Comparison of Compression Algorithms
GNU/Linux and *BSD has a wide range of compression algorithms available for file archiving purposes. There's gzip, bzip2, xz, lzip, lzma, lzop and less free tools like rar, zip, arc to choose from. Knowing which one to use can be such confusing. Here's an attempt to give you an idea how the various choices compare.
Most file archiving and compression on GNU/Linux and BSD is done with the
tar utility. It's name is short for tape archiver which is why every
tarcommand you will use ever has to include the
f flag to tell it that you are will be working on files not a ancient tape device. Creating a compressed file with tar is typically done by running tar
f and a compression algorithms flag followed by files and/or directories. The compression flag options are:
|short option||long option||algorithm|
So which should you use? It depends on the level of compression you want and speed you desire. You may have to pick just one of the two. Speed will depend widely on what binary you use for the compression algorithm you pick. As you will see below: There is a huge difference between using the standard bzip2 binary most (all?) distributions use by default and parallel pbzip2 which can into multi-core computing.
Compressing The Kernel (5.1.11)
|Note: These tests were done using a Ryzen 1600X with 2xSamsung SSDs in RAID1. The differences between bzip2 and pbzip2 and xz and pixz will be much smaller on a dual-core. We could test on slower systems if anyone cares, but that seems unlikely.|
These results are what you can expect in terms of relative performance when using tar to compress the kernel with
tar c --algo -f linux-5.1.11.tar.algo linux-5.1.11/ (or
tar cfX linux-5.1.11.tar.algo linux-5.1.11/ or
tar c -I"programname -options" -f linux-5.1.11.tar.algo linux-5.1.11/)
In the case of bzip2 and pbzip2 the binary was simply switched using a symbolic link.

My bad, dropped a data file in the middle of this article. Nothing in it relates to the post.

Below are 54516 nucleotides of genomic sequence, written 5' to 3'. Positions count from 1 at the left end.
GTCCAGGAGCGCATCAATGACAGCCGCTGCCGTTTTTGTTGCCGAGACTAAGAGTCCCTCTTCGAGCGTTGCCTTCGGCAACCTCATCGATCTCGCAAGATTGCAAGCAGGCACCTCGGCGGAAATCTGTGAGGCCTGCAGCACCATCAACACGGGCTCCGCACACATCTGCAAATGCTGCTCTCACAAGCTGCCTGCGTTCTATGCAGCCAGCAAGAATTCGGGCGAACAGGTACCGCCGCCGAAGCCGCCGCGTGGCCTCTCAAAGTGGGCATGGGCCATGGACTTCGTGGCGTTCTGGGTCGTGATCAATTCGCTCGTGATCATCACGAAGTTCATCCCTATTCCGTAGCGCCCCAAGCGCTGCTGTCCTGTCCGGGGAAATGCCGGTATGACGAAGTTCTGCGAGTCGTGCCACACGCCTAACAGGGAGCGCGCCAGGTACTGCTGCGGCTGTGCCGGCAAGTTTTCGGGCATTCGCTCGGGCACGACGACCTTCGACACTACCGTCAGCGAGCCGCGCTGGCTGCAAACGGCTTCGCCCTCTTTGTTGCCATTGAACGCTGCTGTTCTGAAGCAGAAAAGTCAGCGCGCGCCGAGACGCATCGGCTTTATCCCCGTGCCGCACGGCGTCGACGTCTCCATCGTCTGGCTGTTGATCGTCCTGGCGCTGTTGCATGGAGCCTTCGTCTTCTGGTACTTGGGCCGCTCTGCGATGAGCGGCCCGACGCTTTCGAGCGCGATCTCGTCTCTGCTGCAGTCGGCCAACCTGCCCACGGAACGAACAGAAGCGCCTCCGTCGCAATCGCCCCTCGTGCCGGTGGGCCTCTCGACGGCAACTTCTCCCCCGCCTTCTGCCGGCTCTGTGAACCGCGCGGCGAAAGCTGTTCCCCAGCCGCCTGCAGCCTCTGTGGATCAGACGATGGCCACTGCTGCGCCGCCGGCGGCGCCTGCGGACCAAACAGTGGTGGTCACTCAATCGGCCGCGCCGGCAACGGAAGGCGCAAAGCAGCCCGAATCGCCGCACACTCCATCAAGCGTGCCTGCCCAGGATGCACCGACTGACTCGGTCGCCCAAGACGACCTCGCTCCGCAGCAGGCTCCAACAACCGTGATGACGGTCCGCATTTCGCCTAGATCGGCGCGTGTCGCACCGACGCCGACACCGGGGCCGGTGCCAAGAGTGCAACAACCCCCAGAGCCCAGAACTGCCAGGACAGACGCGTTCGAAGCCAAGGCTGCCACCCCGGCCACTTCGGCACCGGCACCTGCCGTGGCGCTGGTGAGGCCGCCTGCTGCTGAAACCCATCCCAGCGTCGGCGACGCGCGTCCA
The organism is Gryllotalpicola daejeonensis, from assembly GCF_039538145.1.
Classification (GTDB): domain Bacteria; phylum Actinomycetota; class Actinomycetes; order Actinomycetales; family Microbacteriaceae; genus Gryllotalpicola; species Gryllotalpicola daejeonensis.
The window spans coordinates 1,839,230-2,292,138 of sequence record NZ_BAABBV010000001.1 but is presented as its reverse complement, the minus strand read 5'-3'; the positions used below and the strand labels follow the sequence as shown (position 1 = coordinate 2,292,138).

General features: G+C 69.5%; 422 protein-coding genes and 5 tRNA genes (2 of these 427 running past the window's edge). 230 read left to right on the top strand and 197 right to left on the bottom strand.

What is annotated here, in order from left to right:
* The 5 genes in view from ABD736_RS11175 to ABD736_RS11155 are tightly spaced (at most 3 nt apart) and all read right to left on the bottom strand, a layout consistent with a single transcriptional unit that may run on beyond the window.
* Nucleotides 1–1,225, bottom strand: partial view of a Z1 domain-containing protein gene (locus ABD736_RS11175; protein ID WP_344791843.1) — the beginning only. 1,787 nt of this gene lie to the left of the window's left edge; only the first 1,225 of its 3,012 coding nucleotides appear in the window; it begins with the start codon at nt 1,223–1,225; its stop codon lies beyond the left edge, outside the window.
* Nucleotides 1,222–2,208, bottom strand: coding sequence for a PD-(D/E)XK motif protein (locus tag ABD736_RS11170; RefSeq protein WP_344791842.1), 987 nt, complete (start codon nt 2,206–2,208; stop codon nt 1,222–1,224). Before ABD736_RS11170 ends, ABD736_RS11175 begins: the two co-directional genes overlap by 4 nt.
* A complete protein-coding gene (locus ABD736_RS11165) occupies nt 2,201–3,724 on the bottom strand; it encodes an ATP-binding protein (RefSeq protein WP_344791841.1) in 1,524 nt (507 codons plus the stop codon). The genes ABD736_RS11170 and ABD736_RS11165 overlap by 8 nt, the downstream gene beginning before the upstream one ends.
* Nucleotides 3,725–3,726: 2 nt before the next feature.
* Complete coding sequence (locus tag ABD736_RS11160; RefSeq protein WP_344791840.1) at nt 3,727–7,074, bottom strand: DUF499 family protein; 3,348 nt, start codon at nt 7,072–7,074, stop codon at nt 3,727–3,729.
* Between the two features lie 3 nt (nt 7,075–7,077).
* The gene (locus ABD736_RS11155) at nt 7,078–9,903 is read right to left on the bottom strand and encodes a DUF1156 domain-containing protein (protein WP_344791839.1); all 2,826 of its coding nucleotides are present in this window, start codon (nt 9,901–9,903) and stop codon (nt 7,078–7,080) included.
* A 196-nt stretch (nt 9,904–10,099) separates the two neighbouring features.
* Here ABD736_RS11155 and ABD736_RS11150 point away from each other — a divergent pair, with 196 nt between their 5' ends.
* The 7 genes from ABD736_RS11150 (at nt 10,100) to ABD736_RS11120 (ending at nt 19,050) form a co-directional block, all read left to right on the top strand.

Ruling out cache impact was done by running
sync; echo 3 > /proc/sys/vm/drop_caches between runs.
The exact number will vary depending on your CPU, number of cores and SSD/HDD speed but the relative performance differences will be somewhat similar.
|lzip||5m7.392s||108M||lzip||c --lzip -f|
|lzip||0m55.115s||109M||lzip||c -Iplzip||Parallel lzip, default level -6|
|plzip||2m5.645s||102M||lzip||c -I"plzip -9"||Parallel lzip at best compression -9|
|xz||1m3.713s||108M||pigz||c -Ipigz -f||Parallel xz|
|xz||1m42.497s||103M||pigz||c -I"pixz -9" -f||Parallel xz using best compression|
A few minor details should be apparent from above numbers.
- a) Standard xz compression is really slow compared to everything else. It is also what results in the best compression.
- b) pixz is five times faster than xz unless you're a core-let in which case it won't make any difference. pixz at it's best compression level -9 provides the best speed and compression.
- c) the difference between bzip2 and pbzip2 is huge. It may not appear that way since bzip is so much faster than xz but it's actually more than ten times faster.
- d) pbzip2's default compression is apparently it's best at -9. A close-up inspection of the output files reveal that they are identical (130260727b) with and without -9.
pixz at -9 comes out as a clear winner both when considering compression and speed/compression. The one huge draw-back it has is that pixz is not a drop-in replacement for xz. Simply making xz a symbolic link to pigz won't work, it has to be invoked with
-I"pixz -9" to be used as a compressor.
plzip is a real contender to pixz. It's about the same as pixz at default settings but much slower at the highest compression ratio. Both xz and lzip use different Lempel-Ziv-Markov chain algorithm implementations which is why they perform somewhat similar.
pbzip2 wins when speed is a consideration and a slight increase in the output size is acceptable.
|TIP: xz is just as fast as bzip2 and gzip when it comes to decompression and it's better compression - while more time-consuming - can make a real difference if you are going to distribute a file to hundreds or thousands of users. This is why the Linux Kernel is distributed using .tar.xz archives. It is an alternative worth considering if the difference between 120 and 110 MiB matters. You may want to use pixz or plzip with the best compression flag |